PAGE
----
Looks can be deceiving, and in a society where one's status and access to opportunity are largely attendant on physical appearance, the issue of how difference is constructed and interpreted, embraced or effaced, is of tremendous import.
Lisa Walker examines this issue with a focus on the questions of what it means to look like a lesbian, and what it means to be a lesbian but not to look like one. She analyzes the historical production of the lesbian body as marked, and studies how lesbians have used the frequent analogy between racial difference and sexual orientation to craft, emphasize, or deny physical difference. In particular, she explores the implications of a predominantly visible model of sexual identity for the feminine lesbian, who is both marked and unmarked, desired and disavowed.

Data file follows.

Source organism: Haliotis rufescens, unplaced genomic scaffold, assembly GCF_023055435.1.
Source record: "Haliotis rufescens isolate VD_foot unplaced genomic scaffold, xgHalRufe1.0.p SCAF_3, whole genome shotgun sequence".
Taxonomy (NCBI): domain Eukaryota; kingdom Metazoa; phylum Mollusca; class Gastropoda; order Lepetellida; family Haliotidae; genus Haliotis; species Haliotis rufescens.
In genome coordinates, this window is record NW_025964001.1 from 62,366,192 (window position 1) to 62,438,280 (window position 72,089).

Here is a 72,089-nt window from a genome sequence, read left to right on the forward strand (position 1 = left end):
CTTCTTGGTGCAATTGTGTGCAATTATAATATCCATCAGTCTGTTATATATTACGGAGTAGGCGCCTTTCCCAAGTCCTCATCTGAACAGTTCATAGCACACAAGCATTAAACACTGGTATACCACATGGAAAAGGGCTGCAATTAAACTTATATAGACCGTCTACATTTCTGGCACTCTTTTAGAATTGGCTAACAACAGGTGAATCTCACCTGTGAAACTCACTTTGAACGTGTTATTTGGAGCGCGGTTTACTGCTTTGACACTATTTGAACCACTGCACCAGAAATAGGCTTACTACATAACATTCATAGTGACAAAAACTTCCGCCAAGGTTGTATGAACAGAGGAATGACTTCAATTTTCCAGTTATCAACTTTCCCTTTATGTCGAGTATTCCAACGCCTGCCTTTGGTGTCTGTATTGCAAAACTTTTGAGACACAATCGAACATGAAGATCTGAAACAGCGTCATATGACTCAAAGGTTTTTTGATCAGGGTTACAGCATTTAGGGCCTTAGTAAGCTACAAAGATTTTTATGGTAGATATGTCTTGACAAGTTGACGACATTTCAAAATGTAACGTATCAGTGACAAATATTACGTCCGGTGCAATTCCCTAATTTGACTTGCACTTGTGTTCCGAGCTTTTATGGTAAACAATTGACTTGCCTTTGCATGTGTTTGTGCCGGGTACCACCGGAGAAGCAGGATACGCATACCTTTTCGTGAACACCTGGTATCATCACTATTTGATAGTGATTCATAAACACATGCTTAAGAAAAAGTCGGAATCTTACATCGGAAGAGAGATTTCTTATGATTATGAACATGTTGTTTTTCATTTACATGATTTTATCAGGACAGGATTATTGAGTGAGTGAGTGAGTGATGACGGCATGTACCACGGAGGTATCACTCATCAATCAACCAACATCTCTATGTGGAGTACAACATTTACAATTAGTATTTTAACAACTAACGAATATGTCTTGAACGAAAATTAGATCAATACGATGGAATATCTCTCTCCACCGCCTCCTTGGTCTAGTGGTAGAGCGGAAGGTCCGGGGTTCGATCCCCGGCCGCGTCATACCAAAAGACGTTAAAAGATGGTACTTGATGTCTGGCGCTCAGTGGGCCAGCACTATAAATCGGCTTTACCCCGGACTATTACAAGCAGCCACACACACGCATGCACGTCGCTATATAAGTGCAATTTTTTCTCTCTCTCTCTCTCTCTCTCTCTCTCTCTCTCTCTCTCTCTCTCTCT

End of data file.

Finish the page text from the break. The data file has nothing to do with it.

Walker's textual analysis cuts across a variety of genres, including modernist fiction such as The Well of Loneliness and Wide Sargasso Sea, pulp fiction of the Harlem Renaissance, the 1950s and the 1960s, post-modern literature as Michelle Cliff's Abeng, and queer theory.
In the book's final chapter, "How to Recognize a Lesbian," Walker argues that strategies of visibility are at times deconstructed, at times reinscribed within contemporary lesbian-feminist theory.